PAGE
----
Why "Good Enough" is No Longer Viable - A Case for Positive Material Identification (PMI) in Your Metals Business
Nate Newbury, Regional Sales Representative
Rigaku Analytical Devices
We all require Material Test Reports (MTRs) from our vendors these days. In fact, one of the biggest objections I hear from new and prospective clients when I ask how they identify their metals is we have MTRs. "We have MTRs" is stated so matter-of-factly that I often envision my clients standing in court defending themselves after a terrible accident where someone got hurt. They shout at the top of their lungs, "But we have MTRs." The courts reply? "Guilty." This good-enough mentality is no longer viable. We can do better!
What sets our businesses apart in today's competitive landscape is demonstrating to our customers that our businesses are safety and quality focused. Then, with the next breath we don't question the rudimentary techniques we use for alloy selection—a decision human lives may depend on. Selecting the correct alloy, the first time, matters. Simple, fast, safe, and inexpensive solutions exist to identify metals. So why not use them? Trust but verify—in this case verify via Positive Material Identification (PMI).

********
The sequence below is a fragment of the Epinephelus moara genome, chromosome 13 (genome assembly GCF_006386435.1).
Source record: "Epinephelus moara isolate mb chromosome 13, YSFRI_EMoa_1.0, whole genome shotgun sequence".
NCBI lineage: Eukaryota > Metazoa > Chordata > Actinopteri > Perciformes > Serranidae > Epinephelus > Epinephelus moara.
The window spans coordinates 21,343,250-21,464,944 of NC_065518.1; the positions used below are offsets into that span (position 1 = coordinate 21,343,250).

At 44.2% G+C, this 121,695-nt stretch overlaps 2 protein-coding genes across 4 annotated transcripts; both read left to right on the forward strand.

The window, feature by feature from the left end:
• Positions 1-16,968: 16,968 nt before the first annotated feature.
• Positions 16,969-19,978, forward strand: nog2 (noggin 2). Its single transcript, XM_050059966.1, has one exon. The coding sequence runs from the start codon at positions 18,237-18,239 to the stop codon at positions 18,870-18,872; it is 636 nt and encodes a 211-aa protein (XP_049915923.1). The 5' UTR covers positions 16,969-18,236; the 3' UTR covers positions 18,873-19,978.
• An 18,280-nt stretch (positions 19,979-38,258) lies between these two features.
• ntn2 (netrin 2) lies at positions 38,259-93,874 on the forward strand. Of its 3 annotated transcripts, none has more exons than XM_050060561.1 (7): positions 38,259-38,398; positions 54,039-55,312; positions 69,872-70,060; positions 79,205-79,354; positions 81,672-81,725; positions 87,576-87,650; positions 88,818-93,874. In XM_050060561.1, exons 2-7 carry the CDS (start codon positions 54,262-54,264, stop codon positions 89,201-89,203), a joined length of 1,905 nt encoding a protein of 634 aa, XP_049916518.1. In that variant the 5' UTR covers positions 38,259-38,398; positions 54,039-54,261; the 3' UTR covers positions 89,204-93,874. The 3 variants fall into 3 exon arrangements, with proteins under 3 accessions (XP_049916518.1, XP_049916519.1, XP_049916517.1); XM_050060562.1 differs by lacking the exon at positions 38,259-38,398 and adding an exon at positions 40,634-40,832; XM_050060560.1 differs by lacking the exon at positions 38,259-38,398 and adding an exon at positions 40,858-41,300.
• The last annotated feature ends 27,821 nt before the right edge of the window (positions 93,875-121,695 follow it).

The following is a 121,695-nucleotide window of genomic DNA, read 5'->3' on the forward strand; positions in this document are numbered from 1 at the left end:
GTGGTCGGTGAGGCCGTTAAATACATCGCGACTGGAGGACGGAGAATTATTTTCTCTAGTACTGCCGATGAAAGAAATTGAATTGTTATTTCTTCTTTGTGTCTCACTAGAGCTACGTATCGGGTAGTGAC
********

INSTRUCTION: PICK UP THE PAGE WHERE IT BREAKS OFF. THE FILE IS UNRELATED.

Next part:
Who put a heat number on a piece of metal? Hopefully the mill. Are you the mill? Was the heat number re-written by your company? How many times was the heat number rewritten and was it re-written correctly? Is your business dividing metal up into smaller pieces? Do all your smaller pieces of metal have the original heat number stamp? I bet they don't. So why then do we not simply spend the two seconds it takes to identify these alloys via PMI through our existing QA/QC programs?
I am arguing a heat number without verification down-stream is no longer "good enough." The financial liability alone is not worth it—that's not even considering social, emotional, or even political ramifications. If we choose the wrong alloy, we can lose money or people can get hurt! This is especially true for safety critical applications. Our "best guess" that a metal is the correct alloy is no longer "good enough."
I often hear from clients, "We organize our material on shelves. Our metal does NOT need labels because we label the shelves!" I have personally seen this kind of metal sorting and there are always mix-ups associated with it—especially when trying to point metal pieces back to heat numbers. What a nightmare. Bringing in a handheld metal analyzer gives you confidence your business is using the correct alloy every time. It also demonstrates your business is focused on creating quality products... the first time! The best part is companies like Rigaku are making fast, safe, and inexpensive handheld metal analyzers that can get your company up to speed in no time!